What were you thinking?
This familiar perplexed parental refrain, punctuated with “inside voice” expletives if the offense is really bad, is the core concept behind the refreshingly imaginative new animated film Inside Out.
The story dives deep into the mind of 11-year-old Riley (voiced by Kaitlyn Dias). Inside her headquarters live five emotions led by rah-rah cheerleader Joy (Amy Poehler), whose optimistic outlook is the crux of Riley’s formative years, from infant to present time.
Riley’s emotional team is rounded out by Fear (Bill Hader), who keeps her out of danger; Anger (Lewis Black), who ensures life’s imperfections turn out fair for her; Disgust (Mindy Kaling), whose high-minded opinions keep her from being a social outcast; and Sadness (Phyllis Smith), who has a difficult time understanding her role in Riley’s life and just wants to cry it out.
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Let’s just say, the casting alone is hilariously on-point, especially Smith’s Sadness. Like an exceptional Eeyore, Sadness is the perfect complement to Joy and a nice rendition of prepubescent angst.
The control center of emotions goes into crisis mode when Riley’s family must make a difficult transition — a relocation.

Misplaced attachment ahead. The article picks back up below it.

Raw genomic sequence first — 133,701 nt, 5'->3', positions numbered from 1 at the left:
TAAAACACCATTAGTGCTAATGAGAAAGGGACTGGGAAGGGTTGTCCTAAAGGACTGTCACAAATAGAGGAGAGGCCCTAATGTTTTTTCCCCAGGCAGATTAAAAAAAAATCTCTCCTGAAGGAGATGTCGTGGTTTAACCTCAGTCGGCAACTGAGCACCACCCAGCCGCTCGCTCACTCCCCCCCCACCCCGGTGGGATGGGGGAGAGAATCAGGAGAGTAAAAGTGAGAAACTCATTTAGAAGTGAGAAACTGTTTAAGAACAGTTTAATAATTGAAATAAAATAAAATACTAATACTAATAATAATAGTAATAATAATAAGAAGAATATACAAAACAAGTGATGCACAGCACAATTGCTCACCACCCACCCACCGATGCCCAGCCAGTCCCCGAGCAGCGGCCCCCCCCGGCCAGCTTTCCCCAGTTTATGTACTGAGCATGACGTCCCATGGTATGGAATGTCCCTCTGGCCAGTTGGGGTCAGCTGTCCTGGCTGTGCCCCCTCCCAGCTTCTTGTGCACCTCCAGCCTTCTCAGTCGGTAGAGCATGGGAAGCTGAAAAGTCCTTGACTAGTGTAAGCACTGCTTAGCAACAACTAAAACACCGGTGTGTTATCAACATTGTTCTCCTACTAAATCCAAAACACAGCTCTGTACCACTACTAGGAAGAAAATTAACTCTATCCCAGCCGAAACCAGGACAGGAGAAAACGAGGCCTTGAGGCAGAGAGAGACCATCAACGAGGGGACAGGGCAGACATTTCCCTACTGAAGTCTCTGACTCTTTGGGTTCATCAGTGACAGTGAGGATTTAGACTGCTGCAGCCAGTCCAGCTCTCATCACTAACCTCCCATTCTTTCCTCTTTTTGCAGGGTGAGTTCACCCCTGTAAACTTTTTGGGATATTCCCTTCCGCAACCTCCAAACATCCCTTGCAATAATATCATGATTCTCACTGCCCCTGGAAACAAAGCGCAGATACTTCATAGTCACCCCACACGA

Coincidentally, or not, headquarters loses Joy and Sadness. Without their natural-born leaders, Anger, Disgust and Fear form a tantrum triumvirate to navigate Riley through the first days of a new city, new school and new life.
The Disney-Pixar creators do a wonderful job of visualizing the inner turmoil of a child and the frantic concern of parents.
At the family dinner table, Riley’s mom (Diane Lane) innocently asks: “So, how was the first day of school?” To which Riley responds: “It was fine, I guess. I don’t know.”
The simple family exchange between Mom, Dad (Kyle MacLachlan) and Riley turns into a fascinating, comedic look at what goes on in people’s heads. The scene builds to an unexpected outcome for the audience: myriad mixed emotions.
Directors Pete Docter (Monsters, Inc.; Up) and Ronnie del Carmen (Dug’s Special Mission) have created a masterful study of family dynamics. Like the Oscar-winning Up, Inside Out takes great care in weaving complex ideas into a children’s tale.
Some scenes, such as the journey into Long Term Memory, Imagination Land and Abstract Thought, might go over the heads of the younger set, but I challenge any parent who watches this film to not be moved by its heartfelt message.
And as always, Pixar delivers the stunning animation that is made more vivid in 3-D.
Get to the theater early so you don’t miss the lovely animated short Lava, a sweet, intoxicating musical love story.
If you have to choose just one family film to see this summer, your inside voices should be saying: See Inside Out.
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Directors: Pete Docter, Ronnie del Carmen
Cast: Voices of Amy Poehler, Phyllis Smith, Bill Hader, Lewis Black, Mindy Kaling, Kaitlyn Dias, Diane Lane, Kyle MacLachlan
Rated: PG (mild thematic elements, action)
Running time: 102 min.